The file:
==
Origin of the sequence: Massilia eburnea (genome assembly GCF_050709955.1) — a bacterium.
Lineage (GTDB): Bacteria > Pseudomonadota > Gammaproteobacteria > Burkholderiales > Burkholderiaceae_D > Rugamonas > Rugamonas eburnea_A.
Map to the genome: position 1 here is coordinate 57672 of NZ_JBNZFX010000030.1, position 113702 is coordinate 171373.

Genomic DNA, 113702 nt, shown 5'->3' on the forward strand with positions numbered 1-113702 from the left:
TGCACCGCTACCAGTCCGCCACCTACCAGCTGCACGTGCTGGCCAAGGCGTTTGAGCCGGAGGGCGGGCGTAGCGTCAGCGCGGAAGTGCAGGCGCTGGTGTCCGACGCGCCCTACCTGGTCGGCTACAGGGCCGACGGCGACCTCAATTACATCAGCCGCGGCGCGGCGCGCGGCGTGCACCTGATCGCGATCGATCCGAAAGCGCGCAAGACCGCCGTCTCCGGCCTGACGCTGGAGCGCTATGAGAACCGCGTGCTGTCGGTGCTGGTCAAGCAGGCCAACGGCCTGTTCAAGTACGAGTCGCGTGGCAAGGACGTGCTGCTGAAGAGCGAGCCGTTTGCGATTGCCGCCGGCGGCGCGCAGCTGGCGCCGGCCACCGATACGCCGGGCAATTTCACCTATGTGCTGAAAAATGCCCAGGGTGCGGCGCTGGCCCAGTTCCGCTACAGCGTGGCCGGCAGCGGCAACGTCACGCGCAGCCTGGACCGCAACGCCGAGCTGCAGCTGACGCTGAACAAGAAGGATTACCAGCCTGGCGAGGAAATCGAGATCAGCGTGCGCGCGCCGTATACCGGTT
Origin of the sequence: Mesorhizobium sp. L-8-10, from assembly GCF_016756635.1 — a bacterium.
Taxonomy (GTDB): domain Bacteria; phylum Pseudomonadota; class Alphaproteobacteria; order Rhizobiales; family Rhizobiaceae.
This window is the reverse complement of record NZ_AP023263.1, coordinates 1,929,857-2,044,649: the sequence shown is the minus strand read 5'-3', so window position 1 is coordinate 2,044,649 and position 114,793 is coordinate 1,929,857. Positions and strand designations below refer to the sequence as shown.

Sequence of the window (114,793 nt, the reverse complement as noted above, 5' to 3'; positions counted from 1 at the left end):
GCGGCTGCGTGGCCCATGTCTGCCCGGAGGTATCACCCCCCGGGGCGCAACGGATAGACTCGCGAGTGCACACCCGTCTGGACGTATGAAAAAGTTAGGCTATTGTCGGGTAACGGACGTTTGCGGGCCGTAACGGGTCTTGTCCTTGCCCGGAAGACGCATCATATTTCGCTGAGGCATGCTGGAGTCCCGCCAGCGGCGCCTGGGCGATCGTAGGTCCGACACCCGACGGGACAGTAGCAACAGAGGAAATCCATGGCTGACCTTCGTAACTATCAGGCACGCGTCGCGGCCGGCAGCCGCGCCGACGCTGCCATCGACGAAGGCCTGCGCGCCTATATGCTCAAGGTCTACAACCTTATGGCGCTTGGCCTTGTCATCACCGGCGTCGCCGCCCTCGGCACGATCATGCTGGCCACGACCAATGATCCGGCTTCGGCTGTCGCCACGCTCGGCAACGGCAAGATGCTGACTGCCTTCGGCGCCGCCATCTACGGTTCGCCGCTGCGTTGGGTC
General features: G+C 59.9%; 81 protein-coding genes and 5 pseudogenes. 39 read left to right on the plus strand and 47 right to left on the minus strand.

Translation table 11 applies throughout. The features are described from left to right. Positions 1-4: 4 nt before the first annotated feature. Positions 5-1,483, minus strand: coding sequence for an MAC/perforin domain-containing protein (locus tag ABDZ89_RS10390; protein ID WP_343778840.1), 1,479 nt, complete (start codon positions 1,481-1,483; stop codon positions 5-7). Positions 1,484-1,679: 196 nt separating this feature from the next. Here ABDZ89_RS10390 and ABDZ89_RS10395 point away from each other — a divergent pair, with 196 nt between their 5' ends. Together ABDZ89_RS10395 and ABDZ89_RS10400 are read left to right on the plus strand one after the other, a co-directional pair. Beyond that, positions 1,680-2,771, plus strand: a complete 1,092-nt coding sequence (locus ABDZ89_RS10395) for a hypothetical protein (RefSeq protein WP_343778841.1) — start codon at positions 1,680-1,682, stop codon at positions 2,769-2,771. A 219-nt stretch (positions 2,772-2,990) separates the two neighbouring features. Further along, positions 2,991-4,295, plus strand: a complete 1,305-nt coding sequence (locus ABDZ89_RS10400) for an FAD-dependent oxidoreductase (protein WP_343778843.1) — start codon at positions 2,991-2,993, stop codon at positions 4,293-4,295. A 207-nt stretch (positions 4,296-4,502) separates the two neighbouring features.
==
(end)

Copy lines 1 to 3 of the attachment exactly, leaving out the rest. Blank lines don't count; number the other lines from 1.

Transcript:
Origin of the sequence: Massilia eburnea (genome assembly GCF_050709955.1) — a bacterium.
Lineage (GTDB): Bacteria > Pseudomonadota > Gammaproteobacteria > Burkholderiales > Burkholderiaceae_D > Rugamonas > Rugamonas eburnea_A.
Map to the genome: position 1 here is coordinate 57672 of NZ_JBNZFX010000030.1, position 113702 is coordinate 171373.